Southeast communities mourn death of fisherman

Hopes fade for Willie Whelan as Joe Sinnott pronounced dead after found off Duncannon

Fishing communities along the southeast coast were in mourning on Sunday night following a tragedy which claimed the life of one fisherman while hopes of a finding a second man alive were fading.

The tragedy happened shortly after midnight on Saturday when the 12-metre steel-hulled boat, Alize, fishing out of Duncannon in Co Wexford, went down some 6½ miles off Hook Head.

On board were father of four Joe Sinnott (65) from Kilmore Quay and recently married skipper Willie Whelan (41) from Fethard-on-Sea who comes from a well-known fishing family in Co Wexford.

The alarm was raised when the Emergency Position Indicating Radio Beacon from Alize, which had been out fishing for scallops for 36 hours, was activated and a major search was launched.


Irish Coastguard Sikorsky helicopter Rescue 117 was tasked to assist while RNLI lifeboats from Kilmore Quay in Co Wexford and Dunmore East in Co Waterford were also launched to assist in the operation.

Unresponsive male

Rescue 117 located an unresponsive male, Mr Sinnott, in the water some four nautical miles off Duncannon and airlifted him to Waterford Airport from where he was rushed by ambulance to University Hospital Waterford in Ardkeen.

Paramedics worked to try and revive Mr Sinnott, but he failed to regain consciousness and was pronounced dead sometime later at the hospital.

Meanwhile, the search for Mr Whelan continued throughout the day with the RNLI lifeboats being joined by local fishing boats.

An Irish Coastguard Sikorsky helicopter from Dublin, Rescue 116, also carried out sweeps of the sea as part of the search, co-ordinated by the Naval Service’s LE Ciara, until the search was suspended for the night at about 6pm.

Last night, locals in Kilmore Quay were still in a state of shock at the tragedy. Parish priest Fr Denis Doyle said everyone's thoughts were with the families of Mr Sinnott and Mr Whelan.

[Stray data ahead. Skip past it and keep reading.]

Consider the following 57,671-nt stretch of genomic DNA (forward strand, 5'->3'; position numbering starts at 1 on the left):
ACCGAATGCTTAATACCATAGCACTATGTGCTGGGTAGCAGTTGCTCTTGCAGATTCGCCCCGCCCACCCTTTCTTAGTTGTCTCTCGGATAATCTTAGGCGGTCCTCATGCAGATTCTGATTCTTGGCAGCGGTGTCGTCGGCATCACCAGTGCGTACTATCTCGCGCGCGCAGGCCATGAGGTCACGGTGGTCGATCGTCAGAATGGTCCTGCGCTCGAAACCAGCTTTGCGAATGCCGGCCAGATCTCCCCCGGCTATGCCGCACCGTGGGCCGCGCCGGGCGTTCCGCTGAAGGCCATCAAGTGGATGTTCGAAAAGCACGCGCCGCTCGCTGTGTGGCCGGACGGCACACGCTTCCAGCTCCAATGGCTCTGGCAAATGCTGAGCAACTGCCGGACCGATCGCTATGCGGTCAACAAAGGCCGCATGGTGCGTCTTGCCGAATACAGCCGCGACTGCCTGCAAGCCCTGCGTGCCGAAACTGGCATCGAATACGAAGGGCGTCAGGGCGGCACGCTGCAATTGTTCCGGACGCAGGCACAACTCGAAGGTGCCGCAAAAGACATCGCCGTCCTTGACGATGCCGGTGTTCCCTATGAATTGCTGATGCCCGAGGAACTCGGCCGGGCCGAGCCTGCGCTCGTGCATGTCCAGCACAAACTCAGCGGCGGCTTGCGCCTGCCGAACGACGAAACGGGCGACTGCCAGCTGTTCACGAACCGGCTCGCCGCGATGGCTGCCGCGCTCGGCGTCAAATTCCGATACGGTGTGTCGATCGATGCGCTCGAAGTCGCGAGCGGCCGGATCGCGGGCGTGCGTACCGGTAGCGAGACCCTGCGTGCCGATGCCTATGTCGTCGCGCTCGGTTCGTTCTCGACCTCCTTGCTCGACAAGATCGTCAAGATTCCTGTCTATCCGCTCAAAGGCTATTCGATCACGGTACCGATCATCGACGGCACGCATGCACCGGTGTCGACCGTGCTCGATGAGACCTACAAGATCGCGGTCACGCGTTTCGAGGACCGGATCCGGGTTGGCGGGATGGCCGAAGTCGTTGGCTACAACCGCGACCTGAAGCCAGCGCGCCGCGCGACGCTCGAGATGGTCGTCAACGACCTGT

“I heard about it when I went down to say Mass this morning – our thoughts and prayers are with Joe Sinnott’s family , his wife Mary and daughters, Bridget Siobhán and Bernie and his son, Michael, and with the Whelan family as well.”

New year ‘tragedy’

Fr Doyle's comments were echoed by local Fine Gael Cllr Jim Moore from Kilmore Quay who described the late Mr Sinnott as well-respected and well-regarded in the community, having lived and worked all his life locally.

“The mood here today is very sombre and it’s come as a real shock that the first weekend of a new year would start with such a tragedy especially with people only getting back to work with boats tied up over the Christmas.

“Joe would have been a life-time fisherman – he did his own thing and never bothered anyone. He would have been a quiet individual – a lovely man really and our thoughts are with his poor family today.”

The scene of this weekend's tragedy is not far from where the Pere Charles went down with the loss of five men in 2007. Cllr Moore said the latest tragedy brought home yet again the perilous nature of the fishing industry.

“Unfortunately it’s the nature of the industry – when things go wrong, they can go very wrong. Our only hope at this stage is that we can complete the search and recover the other missing man because the weather is breaking tonight.

“I suppose being exposed to that sort of threat creates a sort of resilience in fishing communities. It goes with the lifestyle and the rebound is that when tragedy does happen, it brings out the best and the community rallies around.”

Barry Roche

Barry Roche

Barry Roche is Southern Correspondent of The Irish Times